Erin Grant loses care and custody of her daughter when she's divorced from her husband Darrell, a small-time thief. Struggling for money, she is a dancer at a nightclub, where one night Congressman Dilbeck (in disguise) attacks another member of the audience. A spectator, who recognizes Dilbeck and is fond of Erin, offers to get back her daughter by blackmailing Dilbeck. Things do not work out as planned, though. Written by
Thomas Meyer <firstname.lastname@example.org>
Demi Moore was paid $12 million for this film, a record fee for a actress at that time. The film was more popular in overseas theaters than in American theaters. See more »
About 41 minutes in there is a shot of a limo driving by with a visible camera attached to the bottom. See more »
[seizes Erin from behind and holds a knife to her neck]
Where's my little'un?
Where you can't get her.
Is that ever the wrong answer. Now you bring her to me right now!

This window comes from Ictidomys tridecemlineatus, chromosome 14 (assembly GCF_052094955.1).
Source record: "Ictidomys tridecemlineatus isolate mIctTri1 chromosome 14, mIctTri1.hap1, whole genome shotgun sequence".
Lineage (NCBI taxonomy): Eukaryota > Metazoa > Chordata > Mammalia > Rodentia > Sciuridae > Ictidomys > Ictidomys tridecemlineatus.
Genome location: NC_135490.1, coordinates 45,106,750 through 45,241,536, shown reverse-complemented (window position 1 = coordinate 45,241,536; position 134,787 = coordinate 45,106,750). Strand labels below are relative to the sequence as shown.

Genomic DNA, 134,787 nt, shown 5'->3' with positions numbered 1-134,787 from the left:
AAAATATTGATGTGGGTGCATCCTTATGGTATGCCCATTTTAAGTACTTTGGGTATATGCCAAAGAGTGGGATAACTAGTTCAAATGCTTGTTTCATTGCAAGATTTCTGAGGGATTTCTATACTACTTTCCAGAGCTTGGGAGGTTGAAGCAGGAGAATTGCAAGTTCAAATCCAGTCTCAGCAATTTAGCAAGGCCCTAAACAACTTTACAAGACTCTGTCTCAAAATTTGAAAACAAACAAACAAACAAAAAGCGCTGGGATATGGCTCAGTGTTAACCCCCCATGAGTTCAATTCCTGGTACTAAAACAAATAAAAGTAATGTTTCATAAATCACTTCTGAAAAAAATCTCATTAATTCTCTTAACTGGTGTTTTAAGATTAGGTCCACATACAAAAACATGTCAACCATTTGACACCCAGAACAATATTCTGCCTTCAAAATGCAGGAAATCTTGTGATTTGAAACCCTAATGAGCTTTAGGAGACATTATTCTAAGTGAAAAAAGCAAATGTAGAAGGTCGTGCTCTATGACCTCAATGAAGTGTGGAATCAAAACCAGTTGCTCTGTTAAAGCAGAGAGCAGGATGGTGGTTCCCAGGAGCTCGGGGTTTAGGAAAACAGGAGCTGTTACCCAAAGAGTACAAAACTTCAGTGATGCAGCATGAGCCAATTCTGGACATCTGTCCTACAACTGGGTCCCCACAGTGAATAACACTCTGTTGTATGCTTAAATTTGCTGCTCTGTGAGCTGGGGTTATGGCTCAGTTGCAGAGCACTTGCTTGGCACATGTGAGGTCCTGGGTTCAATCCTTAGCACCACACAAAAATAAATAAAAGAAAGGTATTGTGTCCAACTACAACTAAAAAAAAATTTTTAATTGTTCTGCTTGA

I am not bringing her to you anywere in this lifetime.
Well, then I guess I'll just have to go to that nice old judge and tell him my whore of a wife has abducted...
Well, guess what, Darell? The judge is dead! So if you want Angela, then you're just going to have to kill me. Go on!
Think I'm afraid ...
[...] See more »
I read the book first and I can only say that I feel sorry for its author, Carl Hiassen. The book was an extremely funny satire of capitalism, politics, gender roles, etc. and the film was just an excuse for the lead actor to show off her surgically enhanced body. I mentioned the book in a university tutorial for my course on literary satire, and no one would believe me that it was not trash because they could not separate it from the movie which followed it. Too bad - the book is good enough to have warranted a script that stays true to the original story rather than exchange wit and sophistication for extended dance sequences and the lubricatory possibilities of yogurt.
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